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Just wondering if anyone else has had any problems with this new system from novak? I bought mine and installed it,pulled the trigger and the thing went up in smoke! Unit was very fast for about three seconds.
 

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I installed it in a losi xxx-t pulled the trigger and then it smoked. One of my buddies bought one from the same hobby shop and his lasted about 15minutes then it smoked. Mine is at novak now,I am just waiting to get it back.
 

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Joe Novak said:
I installed it in a losi xxx-t pulled the trigger and then it smoked. One of my buddies bought one from the same hobby shop and his lasted about 15minutes then it smoked. Mine is at novak now,I am just waiting to get it back.
Thats because the last good product Novak made was the C2....This is the same thing that happened with the Gt7 when it came out. If i were you, Id get it back, sell it, and wait for the remedied version.
 
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The one thing I've heard from the guys at my local track is this. The current software on the speedo doesn't have a protective feature to turn off the motor before you initiate setup mode.

A lot of guys would turn it on and have it go up in smoke instantly. It would hit Forward and Reverse back and forth so quick it burns up the speedo. (Because it hadn't been set up with the radio yet.)

Their new software will disable the output to the motor until you have radio on and you've gone through setup mode. This is supposedly what has been burning up so many speedos.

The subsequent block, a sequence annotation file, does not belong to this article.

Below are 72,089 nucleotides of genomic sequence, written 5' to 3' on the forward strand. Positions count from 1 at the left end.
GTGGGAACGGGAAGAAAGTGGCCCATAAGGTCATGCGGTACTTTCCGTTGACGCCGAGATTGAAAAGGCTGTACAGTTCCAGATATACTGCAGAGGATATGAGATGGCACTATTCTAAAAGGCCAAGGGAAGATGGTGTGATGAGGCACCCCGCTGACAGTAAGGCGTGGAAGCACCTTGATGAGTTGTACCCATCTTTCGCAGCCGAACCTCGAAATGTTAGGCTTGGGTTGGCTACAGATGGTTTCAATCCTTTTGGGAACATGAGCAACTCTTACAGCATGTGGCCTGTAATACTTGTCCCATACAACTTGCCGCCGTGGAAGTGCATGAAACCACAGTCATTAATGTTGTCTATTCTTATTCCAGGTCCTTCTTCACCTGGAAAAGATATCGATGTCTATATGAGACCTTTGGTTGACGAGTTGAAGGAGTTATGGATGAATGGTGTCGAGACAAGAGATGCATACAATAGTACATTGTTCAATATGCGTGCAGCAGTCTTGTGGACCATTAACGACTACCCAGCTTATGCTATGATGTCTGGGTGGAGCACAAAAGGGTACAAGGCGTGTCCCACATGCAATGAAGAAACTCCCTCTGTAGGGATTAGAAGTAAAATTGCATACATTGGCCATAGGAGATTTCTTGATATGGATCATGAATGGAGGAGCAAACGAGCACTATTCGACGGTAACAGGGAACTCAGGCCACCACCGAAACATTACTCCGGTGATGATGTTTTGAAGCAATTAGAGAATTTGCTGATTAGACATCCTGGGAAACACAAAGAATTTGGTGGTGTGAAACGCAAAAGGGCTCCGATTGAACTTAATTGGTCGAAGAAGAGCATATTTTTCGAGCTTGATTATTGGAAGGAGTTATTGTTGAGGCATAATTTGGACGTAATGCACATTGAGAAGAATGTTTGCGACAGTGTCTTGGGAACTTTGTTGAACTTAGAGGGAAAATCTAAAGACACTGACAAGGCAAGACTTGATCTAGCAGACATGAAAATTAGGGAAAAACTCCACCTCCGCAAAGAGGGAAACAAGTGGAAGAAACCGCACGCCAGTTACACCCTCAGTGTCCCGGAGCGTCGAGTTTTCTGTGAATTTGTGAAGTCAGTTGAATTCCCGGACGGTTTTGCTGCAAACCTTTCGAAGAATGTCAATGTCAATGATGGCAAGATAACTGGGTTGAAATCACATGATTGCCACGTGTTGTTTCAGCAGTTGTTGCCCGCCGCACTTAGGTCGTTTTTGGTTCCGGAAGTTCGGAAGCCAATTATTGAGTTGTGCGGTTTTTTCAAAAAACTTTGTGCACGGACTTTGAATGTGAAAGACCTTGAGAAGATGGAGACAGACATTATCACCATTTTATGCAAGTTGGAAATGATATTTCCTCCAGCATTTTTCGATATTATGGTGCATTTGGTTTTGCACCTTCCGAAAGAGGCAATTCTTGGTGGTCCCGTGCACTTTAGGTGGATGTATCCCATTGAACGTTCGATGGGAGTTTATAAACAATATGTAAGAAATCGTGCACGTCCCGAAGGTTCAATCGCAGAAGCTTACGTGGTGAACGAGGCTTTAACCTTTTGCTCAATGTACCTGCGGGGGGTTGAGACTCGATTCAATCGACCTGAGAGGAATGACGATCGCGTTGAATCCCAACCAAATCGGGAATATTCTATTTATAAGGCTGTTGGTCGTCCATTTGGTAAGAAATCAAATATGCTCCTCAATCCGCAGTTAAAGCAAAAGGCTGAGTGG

Three guys at our track had the same issue, and all three have been told they would get the new software rev. once it's returned.

Randy Clements
SLC, UT
 

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Does the old rule of "unplug your motor while you setup your speed control" no longer apply?
 
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The speedo comes factory wired to the motor and battery connector. So no, I'm assuming they don't ask you to unplug the motor anymore for programming.

I even skimmed through the manual on Novak's website, and I don't see where they ask you to make sure and desolder the motor before you set it up.

Anyways, they are fixing the problem, so that is a good thing. They seem to be a good company -- go USA!
 

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That's very odd. I wonder if the correct operation of the motor/ESC is dependent on the length of the motor wires?

If so, it could have bad implications for some vehicles where the motor and ESC have to be rather far apart.
 
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No you can shorten or lengthen the three motor wires to whatever length you need. That's why they have solder posts on both the motor and speedo, for easy wire replacement. However, the bundle of sensor wires (6 thin ones) are pre-terminated at a set length with plastic connectors at both ends. I am unsure if you can buy different lengths of sensor wires -- the ones that ship with it are 9" long, as are the motor wires (9").

I've been able to see three of these systems installed in three different cars. (All of them touring cars - a Tamiya EVO III, a Losi XXX-S, and Tamiya TA-04.) I believe all three had shortened the motor wires for their installation, but had kind-of looped/bundled the sensor wire's extra length since you don't need 9" of wire in a touring car.